If Google is going to claim a click through rate increase of 100% in their new mobile ad format then this is something to at least take note of, right?
The difference is striking. Here is the before
VS the new
Now here is the problem. Whenever Apple announces something that will change with the iPhone there are few, if any, caveats that go along with it. If it is released for the iPhone then most every iPhone will be able to get it.
Not so much with Android. Could there be a more vague phrase than the one from Google which says “The visual redesign will be rolling out today to the newer versions of Android phones.” Any idea what that actually means? Which phone is considered newer these days? Is it by which version of the OS you are running, the actual newness of the phone itself? (UPDATE: We received this from a Google spokesperson regarding this very subject that said “To clarify, “newer versions of Android phones” refers to devices running Gingerbread or Ice Cream Sandwich.” Since this correction is actually of Google’s own direct quote taken from their blog one wonders if anyone checks this stuff before the publish button gets pushed.)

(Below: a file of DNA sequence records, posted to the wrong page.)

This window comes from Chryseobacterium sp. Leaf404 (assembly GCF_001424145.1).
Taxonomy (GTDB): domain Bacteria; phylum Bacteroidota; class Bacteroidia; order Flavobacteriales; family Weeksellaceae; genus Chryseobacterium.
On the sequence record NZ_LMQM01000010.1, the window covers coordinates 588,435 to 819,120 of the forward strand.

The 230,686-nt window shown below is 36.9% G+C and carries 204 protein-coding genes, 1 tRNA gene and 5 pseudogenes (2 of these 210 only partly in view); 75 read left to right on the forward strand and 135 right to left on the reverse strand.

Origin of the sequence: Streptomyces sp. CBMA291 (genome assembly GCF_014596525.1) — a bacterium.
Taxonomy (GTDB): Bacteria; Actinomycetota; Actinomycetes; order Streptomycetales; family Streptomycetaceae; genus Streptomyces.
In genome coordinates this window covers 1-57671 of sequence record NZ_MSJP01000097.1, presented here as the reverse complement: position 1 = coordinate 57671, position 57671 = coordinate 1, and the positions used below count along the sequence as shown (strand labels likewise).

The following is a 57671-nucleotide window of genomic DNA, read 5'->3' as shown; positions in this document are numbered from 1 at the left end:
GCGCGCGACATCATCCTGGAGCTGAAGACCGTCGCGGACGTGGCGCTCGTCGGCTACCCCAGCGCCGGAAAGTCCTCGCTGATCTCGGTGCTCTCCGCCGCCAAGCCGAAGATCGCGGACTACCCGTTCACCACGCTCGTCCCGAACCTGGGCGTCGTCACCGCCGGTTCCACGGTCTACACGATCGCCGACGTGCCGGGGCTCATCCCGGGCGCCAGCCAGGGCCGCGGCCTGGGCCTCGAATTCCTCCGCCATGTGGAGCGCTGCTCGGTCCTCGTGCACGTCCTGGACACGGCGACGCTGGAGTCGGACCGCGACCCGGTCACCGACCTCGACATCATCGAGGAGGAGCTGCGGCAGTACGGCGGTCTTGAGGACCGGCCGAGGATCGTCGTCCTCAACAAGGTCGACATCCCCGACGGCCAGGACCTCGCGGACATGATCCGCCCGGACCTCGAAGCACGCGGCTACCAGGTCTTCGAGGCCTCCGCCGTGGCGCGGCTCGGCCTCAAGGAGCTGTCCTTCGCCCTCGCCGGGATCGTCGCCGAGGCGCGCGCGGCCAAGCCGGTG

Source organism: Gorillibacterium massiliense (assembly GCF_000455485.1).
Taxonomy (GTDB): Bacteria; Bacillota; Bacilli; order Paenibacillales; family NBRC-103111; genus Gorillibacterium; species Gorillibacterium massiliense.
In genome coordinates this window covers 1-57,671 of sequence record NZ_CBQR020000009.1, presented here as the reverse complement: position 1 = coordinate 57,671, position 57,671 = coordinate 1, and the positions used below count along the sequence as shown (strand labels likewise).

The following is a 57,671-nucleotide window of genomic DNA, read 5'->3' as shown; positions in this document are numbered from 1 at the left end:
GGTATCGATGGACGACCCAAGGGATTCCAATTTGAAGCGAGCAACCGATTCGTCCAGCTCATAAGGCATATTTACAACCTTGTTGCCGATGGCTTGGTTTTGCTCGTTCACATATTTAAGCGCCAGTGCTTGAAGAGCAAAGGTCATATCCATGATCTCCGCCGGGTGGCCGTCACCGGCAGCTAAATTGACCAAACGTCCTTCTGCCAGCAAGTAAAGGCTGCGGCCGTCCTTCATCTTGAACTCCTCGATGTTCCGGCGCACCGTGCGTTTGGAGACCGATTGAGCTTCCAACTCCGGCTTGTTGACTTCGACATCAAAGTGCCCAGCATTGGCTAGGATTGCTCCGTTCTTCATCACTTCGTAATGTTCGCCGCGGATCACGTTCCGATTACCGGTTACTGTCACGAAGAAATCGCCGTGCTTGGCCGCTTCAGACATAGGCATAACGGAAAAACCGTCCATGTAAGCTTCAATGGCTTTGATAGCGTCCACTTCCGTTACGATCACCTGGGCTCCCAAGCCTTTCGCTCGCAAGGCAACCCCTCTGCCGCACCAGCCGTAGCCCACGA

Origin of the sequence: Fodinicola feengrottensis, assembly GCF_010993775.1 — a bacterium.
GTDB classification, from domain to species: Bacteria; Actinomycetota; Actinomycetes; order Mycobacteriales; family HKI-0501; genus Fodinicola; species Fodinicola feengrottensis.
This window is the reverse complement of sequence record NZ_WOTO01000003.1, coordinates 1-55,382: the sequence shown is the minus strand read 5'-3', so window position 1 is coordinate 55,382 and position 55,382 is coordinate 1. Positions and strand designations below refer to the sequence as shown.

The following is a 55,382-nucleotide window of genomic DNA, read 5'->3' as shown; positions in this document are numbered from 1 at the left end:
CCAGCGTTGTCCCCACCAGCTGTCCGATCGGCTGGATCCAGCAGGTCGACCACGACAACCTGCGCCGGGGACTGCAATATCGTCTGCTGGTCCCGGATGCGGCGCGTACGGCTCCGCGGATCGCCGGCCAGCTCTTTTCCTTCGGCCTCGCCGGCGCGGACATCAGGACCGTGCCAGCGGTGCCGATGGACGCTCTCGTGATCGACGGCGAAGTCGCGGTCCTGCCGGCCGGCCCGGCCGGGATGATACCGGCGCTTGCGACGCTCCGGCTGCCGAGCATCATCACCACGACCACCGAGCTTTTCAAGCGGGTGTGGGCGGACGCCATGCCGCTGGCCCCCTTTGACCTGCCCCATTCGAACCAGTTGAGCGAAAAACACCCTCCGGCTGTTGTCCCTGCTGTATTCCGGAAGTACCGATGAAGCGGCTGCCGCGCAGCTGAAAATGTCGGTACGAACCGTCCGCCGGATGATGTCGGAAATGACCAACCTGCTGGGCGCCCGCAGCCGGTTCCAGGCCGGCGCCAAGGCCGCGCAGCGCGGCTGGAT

This is one of the reasons that people get so frustrated with the whole Android fragmentation issue. It’s simply annoying to learn about a neat change in something but not being able to get it because you are not ‘current enough’ in what often seems to be a very arbitrary definition of what current even is. (Note, I was able to see an ad for a hotel which looked similar to this example on a Motorola DroidX running Gingerbread if that helps any).
As a marketer it would be nice to have an idea of just who can even see these ads as well. What percentage of current Android users will fit the profile of being a newer Android phone?
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